In keeping with the growing push towards better health and well-being, the Government is looking to create more awareness around foods that contain “added micronutrients to improve quality of diet”. As such, the Food Safety and Standards Authority of India (FSSAI) has launched a nationwide campaign to inform the public about fortified foods. As part of the same, actor Sakshi Tanwar, in an advertisement, requests people to look out for the ‘+F’ symbol on certain essential groceries to ensure they have “added micronutrients in regulated doses for our health”.
“When shopping for wheat flour, rice, salt, oil, and milk look out for +F logo. Fortified foods contain added micronutrients to improve the quality of diet and provide health benefits,” the caption read.
Notably, according to a 2022 The Lancet study, more than 57 per cent of children suffer from vitamin A deficiency, which may be symptomatic or present at the sub-clinical level. In addition, a high proportion of pregnant women and their newborns suffer from vitamin D deficiency, globally.
Touted as one of the simplest and most sustainable public health strategies to address the challenge of micronutrient deficiencies, food fortification is said to be cost-effective, scientifically proven, and a globally recognised complementary approach to easily reach wider, vulnerable populations through existing food delivery systems.
It is common to miss out on many essential nutrients in our daily diets. So, it is advised to look out for the ‘+F’ logo when shopping for daily food items listed above. “The logo has been notified by the FSSAI to identify fortified foods. These food items have nutrients like vitamins and iron added in small, regulated doses. That makes no difference to the appearance, cooking method, or taste, though,” said Dr Asma Lone, clinical nutritionist and dietician, Ujala Cygnus Group of Hospital.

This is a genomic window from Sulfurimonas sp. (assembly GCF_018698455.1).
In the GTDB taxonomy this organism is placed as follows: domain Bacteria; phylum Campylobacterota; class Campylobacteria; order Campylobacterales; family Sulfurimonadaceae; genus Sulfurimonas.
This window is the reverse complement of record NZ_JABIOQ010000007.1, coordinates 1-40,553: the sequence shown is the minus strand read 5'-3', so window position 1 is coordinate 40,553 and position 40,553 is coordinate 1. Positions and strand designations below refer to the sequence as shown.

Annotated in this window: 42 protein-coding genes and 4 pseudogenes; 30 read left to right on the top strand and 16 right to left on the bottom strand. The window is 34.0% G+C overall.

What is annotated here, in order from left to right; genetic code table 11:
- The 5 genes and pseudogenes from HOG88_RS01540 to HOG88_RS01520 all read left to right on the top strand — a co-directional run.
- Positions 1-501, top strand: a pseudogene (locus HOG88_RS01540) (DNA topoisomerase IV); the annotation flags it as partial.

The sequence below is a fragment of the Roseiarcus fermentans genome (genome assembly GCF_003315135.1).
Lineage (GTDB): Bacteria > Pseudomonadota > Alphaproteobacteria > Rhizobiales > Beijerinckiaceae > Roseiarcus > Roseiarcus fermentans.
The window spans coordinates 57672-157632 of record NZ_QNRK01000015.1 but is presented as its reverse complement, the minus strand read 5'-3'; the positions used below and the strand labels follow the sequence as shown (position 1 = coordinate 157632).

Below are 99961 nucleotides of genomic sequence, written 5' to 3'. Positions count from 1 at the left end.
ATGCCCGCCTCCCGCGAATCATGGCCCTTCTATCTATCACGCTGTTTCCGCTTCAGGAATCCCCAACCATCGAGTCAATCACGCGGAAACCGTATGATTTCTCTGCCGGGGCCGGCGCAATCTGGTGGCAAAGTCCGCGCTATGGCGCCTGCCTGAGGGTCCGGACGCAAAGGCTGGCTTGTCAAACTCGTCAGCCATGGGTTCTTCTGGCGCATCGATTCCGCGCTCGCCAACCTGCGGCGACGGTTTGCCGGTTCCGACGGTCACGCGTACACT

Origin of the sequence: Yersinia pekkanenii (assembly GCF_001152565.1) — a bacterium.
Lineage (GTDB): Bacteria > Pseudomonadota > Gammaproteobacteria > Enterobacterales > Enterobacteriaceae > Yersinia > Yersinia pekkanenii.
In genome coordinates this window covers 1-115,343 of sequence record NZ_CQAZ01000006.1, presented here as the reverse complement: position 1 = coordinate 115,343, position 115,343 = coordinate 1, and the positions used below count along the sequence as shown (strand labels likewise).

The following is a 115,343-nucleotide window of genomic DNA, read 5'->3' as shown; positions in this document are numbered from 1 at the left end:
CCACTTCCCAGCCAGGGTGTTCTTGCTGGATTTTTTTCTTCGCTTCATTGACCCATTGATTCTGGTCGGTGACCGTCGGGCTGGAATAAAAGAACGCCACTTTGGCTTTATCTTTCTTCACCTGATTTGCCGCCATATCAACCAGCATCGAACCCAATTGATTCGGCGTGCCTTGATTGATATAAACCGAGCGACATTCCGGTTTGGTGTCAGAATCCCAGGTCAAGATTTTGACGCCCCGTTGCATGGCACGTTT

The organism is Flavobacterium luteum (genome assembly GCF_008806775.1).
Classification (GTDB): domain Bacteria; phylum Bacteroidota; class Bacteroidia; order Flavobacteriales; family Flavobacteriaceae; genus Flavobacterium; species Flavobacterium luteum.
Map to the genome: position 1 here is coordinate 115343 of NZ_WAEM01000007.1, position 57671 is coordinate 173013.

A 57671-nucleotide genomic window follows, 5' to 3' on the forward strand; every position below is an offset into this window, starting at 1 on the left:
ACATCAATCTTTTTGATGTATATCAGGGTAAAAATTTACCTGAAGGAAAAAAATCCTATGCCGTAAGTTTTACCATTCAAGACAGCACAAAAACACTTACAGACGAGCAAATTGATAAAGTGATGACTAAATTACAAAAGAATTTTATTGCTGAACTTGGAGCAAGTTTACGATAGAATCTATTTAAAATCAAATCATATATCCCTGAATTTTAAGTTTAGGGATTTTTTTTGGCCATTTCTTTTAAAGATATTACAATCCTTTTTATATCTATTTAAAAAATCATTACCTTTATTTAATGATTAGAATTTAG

What do these foods contain?
Some common nutrients added to fortified foods include folic acid, vitamin A, vitamin B6, vitamin B12, calcium, vitamin D, vitamin E, iron, and iodine. “The benefits of fortified foods include their cost-effectiveness and their ability to prevent nutrition-related illnesses like rickets. Apart from that, they are helpful in pregnancy, protect older adults, aid the growth of children, and help with overall dietary needs. This makes fortified foods even more crucial in a country like India that is still coping with the problem of malnutrition,” said Dr Lone.
What to keep in mind?
Dr Lone advised that fortified foods have limits to how much they can improve and protect your health.
“Fortified foods are usually heavily processed. Apart from that, there is a risk of vitamin overdose also. So fortified foods should be consumed within a limit. It is advised to check product labels. Experts also suggest not eating foods that have more than 200 times the daily recommended amount of any nutrient. Fortified foods should be one part of an overall healthy lifestyle. So, before adding fortified foods to your diet, consultation with a nutritionist or a dietitian is suggested. You should try to get as many nutrients as possible from unprocessed foods like fruits and vegetables,” said Dr Lone.
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